Doomed to Failure

by Joshua Foust on 1/30/2007

Afghanistan is beginning a major eradication campaign in Helmand province, famous for its violence and poppies. Mark Norton, the British first secretary of counternarcotics, thinks 117 tractors will be plenty enough to remove all that opium.

Similarly, Mr. Norton labors under the impression that the farmers are “greedy, not needy,” as if they could conceivably grow other crops without significant protection from the drug lords. The eradication program is going to avoid known places of fighting, which deeply limits where these 117 tractors can be put to use. And ISAF is providing only limited support, as it is supposed to be an “Afghan-led mission.”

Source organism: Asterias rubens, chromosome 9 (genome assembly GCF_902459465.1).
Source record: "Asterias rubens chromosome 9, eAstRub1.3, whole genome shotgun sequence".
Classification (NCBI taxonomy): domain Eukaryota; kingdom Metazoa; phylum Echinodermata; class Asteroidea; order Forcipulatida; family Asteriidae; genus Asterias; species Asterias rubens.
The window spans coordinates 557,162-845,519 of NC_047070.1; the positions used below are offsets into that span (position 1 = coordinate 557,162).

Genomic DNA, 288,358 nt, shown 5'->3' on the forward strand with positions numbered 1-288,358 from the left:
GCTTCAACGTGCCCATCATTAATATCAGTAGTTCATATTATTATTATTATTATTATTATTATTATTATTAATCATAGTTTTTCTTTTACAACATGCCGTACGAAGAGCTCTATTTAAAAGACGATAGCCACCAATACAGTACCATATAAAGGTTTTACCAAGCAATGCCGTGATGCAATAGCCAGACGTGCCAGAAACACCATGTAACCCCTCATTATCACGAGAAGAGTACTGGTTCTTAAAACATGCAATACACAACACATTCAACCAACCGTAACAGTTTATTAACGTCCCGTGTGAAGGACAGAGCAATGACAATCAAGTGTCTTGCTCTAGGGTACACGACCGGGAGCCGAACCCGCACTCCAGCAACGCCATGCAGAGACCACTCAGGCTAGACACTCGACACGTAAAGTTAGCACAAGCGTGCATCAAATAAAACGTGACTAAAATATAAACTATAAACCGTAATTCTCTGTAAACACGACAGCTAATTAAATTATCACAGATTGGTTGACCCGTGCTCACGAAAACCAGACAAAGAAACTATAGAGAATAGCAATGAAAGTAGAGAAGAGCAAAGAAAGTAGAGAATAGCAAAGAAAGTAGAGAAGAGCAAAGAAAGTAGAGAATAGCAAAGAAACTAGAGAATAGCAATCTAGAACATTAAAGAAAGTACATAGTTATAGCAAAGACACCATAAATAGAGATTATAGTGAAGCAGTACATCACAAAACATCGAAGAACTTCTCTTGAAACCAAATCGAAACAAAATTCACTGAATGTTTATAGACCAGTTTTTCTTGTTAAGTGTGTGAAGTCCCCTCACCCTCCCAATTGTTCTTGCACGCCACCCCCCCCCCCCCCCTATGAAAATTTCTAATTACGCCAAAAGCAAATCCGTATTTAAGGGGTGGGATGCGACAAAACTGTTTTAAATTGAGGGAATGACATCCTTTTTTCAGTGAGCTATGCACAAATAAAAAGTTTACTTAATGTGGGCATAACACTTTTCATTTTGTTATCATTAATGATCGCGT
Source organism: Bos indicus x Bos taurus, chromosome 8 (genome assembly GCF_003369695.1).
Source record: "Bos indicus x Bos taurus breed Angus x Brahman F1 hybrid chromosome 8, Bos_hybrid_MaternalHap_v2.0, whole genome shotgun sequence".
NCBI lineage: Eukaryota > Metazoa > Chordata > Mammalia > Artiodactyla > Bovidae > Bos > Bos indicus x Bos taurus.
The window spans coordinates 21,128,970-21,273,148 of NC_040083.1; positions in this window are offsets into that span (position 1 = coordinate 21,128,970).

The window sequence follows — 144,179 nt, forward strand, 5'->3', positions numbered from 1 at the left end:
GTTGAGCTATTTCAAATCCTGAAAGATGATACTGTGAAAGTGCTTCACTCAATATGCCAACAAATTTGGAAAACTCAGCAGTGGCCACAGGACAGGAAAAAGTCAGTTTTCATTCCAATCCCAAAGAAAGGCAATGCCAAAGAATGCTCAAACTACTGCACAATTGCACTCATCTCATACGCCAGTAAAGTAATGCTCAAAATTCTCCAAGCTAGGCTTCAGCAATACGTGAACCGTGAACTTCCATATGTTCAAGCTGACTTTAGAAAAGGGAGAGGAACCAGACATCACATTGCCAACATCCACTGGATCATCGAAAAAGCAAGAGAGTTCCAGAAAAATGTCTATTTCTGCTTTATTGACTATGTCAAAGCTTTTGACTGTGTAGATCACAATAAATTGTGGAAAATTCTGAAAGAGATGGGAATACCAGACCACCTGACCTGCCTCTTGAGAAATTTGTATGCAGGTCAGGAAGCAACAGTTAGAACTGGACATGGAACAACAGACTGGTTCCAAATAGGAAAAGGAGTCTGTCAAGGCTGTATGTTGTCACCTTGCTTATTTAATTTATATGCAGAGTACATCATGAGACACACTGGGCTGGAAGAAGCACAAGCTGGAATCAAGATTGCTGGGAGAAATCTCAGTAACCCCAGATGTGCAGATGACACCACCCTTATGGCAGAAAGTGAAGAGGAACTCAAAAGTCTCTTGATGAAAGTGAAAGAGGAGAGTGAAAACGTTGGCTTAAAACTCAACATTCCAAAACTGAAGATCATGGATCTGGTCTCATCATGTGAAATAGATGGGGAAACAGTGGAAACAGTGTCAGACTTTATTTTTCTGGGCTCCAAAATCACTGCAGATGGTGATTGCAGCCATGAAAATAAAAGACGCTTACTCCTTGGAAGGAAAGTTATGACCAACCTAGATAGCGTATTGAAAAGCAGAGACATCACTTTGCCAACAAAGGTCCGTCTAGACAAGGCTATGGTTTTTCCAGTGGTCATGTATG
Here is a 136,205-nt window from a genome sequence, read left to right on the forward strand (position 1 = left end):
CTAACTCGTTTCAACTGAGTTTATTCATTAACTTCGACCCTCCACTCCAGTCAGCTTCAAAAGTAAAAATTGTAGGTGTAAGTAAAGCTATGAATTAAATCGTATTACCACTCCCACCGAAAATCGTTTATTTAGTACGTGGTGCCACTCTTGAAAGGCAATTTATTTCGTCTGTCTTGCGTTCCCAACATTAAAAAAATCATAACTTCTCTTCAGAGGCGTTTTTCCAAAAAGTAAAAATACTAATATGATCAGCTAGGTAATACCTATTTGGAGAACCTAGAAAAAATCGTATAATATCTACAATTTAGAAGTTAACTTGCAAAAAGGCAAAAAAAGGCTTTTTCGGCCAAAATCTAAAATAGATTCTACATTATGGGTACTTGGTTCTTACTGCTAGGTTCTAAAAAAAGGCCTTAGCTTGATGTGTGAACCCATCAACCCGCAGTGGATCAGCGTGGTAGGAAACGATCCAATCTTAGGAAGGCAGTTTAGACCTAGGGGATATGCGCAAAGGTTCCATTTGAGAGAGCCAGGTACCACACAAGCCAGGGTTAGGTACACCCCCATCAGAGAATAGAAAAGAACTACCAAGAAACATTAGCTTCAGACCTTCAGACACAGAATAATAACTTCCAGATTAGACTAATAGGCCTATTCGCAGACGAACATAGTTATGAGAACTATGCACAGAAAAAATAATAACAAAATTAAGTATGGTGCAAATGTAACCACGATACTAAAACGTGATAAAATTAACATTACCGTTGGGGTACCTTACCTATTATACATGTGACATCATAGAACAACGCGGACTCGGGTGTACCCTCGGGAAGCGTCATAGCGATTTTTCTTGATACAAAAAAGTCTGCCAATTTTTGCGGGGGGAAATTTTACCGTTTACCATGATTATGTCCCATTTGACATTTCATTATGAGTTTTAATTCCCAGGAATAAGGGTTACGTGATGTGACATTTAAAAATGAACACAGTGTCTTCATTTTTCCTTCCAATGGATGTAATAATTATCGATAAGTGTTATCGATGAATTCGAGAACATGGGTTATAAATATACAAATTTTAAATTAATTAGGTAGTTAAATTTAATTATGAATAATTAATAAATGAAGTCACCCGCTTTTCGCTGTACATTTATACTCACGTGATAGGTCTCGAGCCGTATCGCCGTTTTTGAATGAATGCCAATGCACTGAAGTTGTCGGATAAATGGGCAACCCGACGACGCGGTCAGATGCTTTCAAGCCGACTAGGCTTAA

I am curious as to how they don’t think this little scheme is doomed to failure from the start—sending a few dozen tractors into a Taliban strong hold to wipe out their funding base.


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This post was written by...

– author of 1848 posts on 17_PersonNotFound.

Joshua Foust is a Fellow at the American Security Project and the author of Afghanistan Journal: Selections from Registan.net. His research focuses primarily on Central and South Asia. Joshua is a correspondent for The Atlantic and a columnist for PBS Need to Know. Joshua appears regularly on the BBC World News, Aljazeera, and international public radio. Joshua's writing has appeared in the Columbia Journalism Review, Foreign Policy’s AfPak Channel, the New York Times, Reuters, and the Christian Science Monitor. Follow him on twitter: @joshuafoust

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